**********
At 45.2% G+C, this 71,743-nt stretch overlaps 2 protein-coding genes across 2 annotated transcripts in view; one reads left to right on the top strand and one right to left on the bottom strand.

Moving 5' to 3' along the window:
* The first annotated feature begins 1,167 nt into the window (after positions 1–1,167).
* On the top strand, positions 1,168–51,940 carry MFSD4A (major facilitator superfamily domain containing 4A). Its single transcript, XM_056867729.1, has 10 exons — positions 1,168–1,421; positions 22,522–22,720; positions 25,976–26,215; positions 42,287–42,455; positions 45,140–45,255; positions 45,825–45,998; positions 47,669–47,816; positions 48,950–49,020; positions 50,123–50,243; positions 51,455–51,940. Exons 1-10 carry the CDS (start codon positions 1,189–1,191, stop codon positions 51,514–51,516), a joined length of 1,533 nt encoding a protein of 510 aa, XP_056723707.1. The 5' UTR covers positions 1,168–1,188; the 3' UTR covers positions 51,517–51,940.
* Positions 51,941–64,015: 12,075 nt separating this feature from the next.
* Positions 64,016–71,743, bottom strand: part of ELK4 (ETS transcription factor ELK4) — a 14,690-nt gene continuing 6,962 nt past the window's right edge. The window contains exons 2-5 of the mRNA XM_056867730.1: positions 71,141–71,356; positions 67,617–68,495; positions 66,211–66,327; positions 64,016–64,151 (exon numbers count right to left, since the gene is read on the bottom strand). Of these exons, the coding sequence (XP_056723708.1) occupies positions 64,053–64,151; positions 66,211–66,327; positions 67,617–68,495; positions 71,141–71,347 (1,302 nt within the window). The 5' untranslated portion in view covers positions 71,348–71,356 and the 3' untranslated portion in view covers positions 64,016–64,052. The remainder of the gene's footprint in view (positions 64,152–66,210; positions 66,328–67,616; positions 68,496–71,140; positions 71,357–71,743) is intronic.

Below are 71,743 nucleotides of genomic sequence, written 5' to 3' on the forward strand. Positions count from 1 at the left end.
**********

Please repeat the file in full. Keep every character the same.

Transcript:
At 45.2% G+C, this 71,743-nt stretch overlaps 2 protein-coding genes across 2 annotated transcripts in view; one reads left to right on the top strand and one right to left on the bottom strand.

Moving 5' to 3' along the window:
* The first annotated feature begins 1,167 nt into the window (after positions 1–1,167).
* On the top strand, positions 1,168–51,940 carry MFSD4A (major facilitator superfamily domain containing 4A). Its single transcript, XM_056867729.1, has 10 exons — positions 1,168–1,421; positions 22,522–22,720; positions 25,976–26,215; positions 42,287–42,455; positions 45,140–45,255; positions 45,825–45,998; positions 47,669–47,816; positions 48,950–49,020; positions 50,123–50,243; positions 51,455–51,940. Exons 1-10 carry the CDS (start codon positions 1,189–1,191, stop codon positions 51,514–51,516), a joined length of 1,533 nt encoding a protein of 510 aa, XP_056723707.1. The 5' UTR covers positions 1,168–1,188; the 3' UTR covers positions 51,517–51,940.
* Positions 51,941–64,015: 12,075 nt separating this feature from the next.
* Positions 64,016–71,743, bottom strand: part of ELK4 (ETS transcription factor ELK4) — a 14,690-nt gene continuing 6,962 nt past the window's right edge. The window contains exons 2-5 of the mRNA XM_056867730.1: positions 71,141–71,356; positions 67,617–68,495; positions 66,211–66,327; positions 64,016–64,151 (exon numbers count right to left, since the gene is read on the bottom strand). Of these exons, the coding sequence (XP_056723708.1) occupies positions 64,053–64,151; positions 66,211–66,327; positions 67,617–68,495; positions 71,141–71,347 (1,302 nt within the window). The 5' untranslated portion in view covers positions 71,348–71,356 and the 3' untranslated portion in view covers positions 64,016–64,052. The remainder of the gene's footprint in view (positions 64,152–66,210; positions 66,328–67,616; positions 68,496–71,140; positions 71,357–71,743) is intronic.

Below are 71,743 nucleotides of genomic sequence, written 5' to 3' on the forward strand. Positions count from 1 at the left end.